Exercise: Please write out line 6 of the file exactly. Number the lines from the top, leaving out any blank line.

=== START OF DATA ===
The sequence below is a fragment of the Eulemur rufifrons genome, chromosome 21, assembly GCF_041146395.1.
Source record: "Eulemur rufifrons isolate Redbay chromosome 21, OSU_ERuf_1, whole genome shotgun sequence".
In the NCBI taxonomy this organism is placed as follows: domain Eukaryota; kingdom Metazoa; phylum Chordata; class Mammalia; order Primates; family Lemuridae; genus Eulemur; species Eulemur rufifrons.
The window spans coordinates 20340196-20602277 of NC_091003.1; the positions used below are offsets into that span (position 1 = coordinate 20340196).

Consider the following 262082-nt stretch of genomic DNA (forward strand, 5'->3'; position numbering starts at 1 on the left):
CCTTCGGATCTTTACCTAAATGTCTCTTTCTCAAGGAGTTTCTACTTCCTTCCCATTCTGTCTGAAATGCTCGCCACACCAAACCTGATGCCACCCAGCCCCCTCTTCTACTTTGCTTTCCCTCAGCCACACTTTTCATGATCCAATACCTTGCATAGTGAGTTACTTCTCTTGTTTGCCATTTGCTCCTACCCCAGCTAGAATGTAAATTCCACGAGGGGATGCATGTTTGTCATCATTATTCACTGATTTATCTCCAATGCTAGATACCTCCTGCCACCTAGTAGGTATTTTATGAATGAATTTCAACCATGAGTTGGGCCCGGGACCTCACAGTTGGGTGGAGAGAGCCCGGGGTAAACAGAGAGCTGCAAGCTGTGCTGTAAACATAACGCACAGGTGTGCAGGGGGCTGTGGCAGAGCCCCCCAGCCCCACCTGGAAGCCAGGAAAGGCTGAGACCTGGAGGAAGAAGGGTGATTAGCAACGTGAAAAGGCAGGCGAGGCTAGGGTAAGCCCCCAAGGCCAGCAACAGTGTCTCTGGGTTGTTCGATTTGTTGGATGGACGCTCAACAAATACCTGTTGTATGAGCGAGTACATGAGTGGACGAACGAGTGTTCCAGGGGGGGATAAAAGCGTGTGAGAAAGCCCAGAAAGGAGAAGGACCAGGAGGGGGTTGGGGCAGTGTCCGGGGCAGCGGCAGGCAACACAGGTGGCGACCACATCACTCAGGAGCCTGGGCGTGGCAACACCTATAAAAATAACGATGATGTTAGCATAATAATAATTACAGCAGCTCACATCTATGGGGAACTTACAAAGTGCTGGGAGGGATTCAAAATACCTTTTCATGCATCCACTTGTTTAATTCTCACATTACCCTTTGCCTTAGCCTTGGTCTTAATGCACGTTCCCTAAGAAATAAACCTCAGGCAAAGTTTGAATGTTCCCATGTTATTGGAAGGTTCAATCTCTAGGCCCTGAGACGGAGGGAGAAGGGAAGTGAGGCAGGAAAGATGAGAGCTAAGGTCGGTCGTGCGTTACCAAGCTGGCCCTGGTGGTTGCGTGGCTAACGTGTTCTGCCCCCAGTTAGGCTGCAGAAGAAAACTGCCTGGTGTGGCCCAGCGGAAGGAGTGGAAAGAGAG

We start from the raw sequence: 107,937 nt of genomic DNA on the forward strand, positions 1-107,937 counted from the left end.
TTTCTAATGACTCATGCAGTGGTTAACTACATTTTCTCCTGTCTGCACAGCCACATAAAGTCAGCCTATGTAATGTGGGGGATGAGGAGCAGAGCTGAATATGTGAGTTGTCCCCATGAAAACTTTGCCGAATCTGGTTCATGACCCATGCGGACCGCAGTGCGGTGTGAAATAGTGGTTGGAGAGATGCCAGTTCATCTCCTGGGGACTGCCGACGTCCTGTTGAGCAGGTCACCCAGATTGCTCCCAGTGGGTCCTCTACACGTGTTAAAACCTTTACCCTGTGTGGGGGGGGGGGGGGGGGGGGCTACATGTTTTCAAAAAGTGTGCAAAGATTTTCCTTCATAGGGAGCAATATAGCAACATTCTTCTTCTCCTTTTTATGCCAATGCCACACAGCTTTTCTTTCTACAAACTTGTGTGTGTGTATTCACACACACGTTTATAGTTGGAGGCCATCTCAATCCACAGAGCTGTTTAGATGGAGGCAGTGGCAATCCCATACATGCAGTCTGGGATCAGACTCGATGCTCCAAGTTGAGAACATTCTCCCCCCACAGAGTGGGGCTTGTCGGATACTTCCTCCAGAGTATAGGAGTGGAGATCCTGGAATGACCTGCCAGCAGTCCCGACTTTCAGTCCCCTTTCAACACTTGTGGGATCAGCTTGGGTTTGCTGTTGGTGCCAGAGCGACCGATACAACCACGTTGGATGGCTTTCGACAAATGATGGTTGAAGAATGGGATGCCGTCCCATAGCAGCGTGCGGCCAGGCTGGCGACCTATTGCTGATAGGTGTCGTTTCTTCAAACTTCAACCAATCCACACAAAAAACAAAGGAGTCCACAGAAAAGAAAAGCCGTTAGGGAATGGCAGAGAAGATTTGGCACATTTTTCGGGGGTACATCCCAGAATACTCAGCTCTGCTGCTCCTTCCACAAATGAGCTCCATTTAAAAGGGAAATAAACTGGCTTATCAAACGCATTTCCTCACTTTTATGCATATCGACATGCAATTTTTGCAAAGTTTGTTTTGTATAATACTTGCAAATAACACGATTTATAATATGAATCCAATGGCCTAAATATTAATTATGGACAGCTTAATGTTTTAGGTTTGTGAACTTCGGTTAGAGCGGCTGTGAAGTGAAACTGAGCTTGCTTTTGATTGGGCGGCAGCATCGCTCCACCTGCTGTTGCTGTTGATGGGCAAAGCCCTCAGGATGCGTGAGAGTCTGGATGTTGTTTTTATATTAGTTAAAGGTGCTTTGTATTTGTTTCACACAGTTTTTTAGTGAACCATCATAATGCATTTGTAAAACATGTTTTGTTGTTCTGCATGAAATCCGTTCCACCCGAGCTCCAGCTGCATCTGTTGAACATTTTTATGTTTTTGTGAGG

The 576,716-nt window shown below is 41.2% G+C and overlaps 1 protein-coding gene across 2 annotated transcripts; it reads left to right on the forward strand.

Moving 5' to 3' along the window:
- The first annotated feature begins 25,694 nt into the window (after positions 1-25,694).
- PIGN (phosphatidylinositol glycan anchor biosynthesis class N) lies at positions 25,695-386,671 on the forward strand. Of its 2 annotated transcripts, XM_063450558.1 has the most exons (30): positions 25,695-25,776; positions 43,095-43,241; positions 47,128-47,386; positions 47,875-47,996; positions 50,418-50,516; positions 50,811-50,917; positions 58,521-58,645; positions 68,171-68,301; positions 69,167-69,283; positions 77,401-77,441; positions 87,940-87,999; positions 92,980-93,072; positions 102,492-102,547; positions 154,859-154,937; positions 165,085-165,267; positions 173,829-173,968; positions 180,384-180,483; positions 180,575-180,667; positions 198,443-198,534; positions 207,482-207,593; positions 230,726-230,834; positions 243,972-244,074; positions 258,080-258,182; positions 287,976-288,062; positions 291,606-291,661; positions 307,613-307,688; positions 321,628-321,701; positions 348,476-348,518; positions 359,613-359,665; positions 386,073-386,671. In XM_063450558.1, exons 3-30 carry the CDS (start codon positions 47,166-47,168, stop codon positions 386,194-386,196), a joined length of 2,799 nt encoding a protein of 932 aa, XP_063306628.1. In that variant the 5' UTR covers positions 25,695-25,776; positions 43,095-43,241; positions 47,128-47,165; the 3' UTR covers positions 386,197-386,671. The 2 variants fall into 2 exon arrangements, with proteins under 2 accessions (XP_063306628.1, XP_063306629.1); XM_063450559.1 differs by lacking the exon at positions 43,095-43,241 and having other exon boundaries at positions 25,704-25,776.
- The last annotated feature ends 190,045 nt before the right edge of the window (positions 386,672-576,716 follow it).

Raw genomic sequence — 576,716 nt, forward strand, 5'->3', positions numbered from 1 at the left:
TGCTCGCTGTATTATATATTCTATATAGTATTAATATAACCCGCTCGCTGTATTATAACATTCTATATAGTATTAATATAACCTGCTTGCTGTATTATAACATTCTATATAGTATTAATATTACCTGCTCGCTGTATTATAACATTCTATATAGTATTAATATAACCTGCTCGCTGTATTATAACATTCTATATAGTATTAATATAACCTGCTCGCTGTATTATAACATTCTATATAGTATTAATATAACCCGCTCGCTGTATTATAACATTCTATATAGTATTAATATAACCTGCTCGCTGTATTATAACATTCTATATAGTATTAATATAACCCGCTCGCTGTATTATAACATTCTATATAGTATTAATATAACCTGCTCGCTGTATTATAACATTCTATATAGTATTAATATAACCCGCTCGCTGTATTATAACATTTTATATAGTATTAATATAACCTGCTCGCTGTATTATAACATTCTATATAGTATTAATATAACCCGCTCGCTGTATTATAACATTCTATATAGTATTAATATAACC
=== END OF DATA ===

CCTTCGGATCTTTACCTAAATGTCTCTTTCTCAAGGAGTTTCTACTTCCTTCCCATTCTGTCTGAAATGCTCGCCACACCAAACCTGATGCCACCCAGCCCCCTCTTCTACTTTGCTTTCCCTCAGCCACACTTTTCATGATCCAATACCTTGCATAGTGAGTTACTTCTCTTGTTTGCCATTTGCTCCTACCCCAGCTAGAATGTAAATTCCACGAGGGGATGCATGTTTGTCATCATTATTCACTGATTTATCTCCAATGCTAGATACCTCCTGCCACCTAGTAGGTATTTTATGAATGAATTTCAACCATGAGTTGGGCCCGGGACCTCACAGTTGGGTGGAGAGAGCCCGGGGTAAACAGAGAGCTGCAAGCTGTGCTGTAAACATAACGCACAGGTGTGCAGGGGGCTGTGGCAGAGCCCCCCAGCCCCACCTGGAAGCCAGGAAAGGCTGAGACCTGGAGGAAGAAGGGTGATTAGCAACGTGAAAAGGCAGGCGAGGCTAGGGTAAGCCCCCAAGGCCAGCAACAGTGTCTCTGGGTTGTTCGATTTGTTGGATGGACGCTCAACAAATACCTGTTGTATGAGCGAGTACATGAGTGGACGAACGAGTGTTCCAGGGGGGGATAAAAGCGTGTGAGAAAGCCCAGAAAGGAGAAGGACCAGGAGGGGGTTGGGGCAGTGTCCGGGGCAGCGGCAGGCAACACAGGTGGCGACCACATCACTCAGGAGCCTGGGCGTGGCAACACCTATAAAAATAACGATGATGTTAGCATAATAATAATTACAGCAGCTCACATCTATGGGGAACTTACAAAGTGCTGGGAGGGATTCAAAATACCTTTTCATGCATCCACTTGTTTAATTCTCACATTACCCTTTGCCTTAGCCTTGGTCTTAATGCACGTTCCCTAAGAAATAAACCTCAGGCAAAGTTTGAATGTTCCCATGTTATTGGAAGGTTCAATCTCTAGGCCCTGAGACGGAGGGAGAAGGGAAGTGAGGCAGGAAAGATGAGAGCTAAGGTCGGTCGTGCGTTACCAAGCTGGCCCTGGTGGTTGCGTGGCTAACGTGTTCTGCCCCCAGTTAGGCTGCAGAAGAAAACTGCCTGGTGTGGCCCAGCGGAAGGAGTGGAAAGAGAG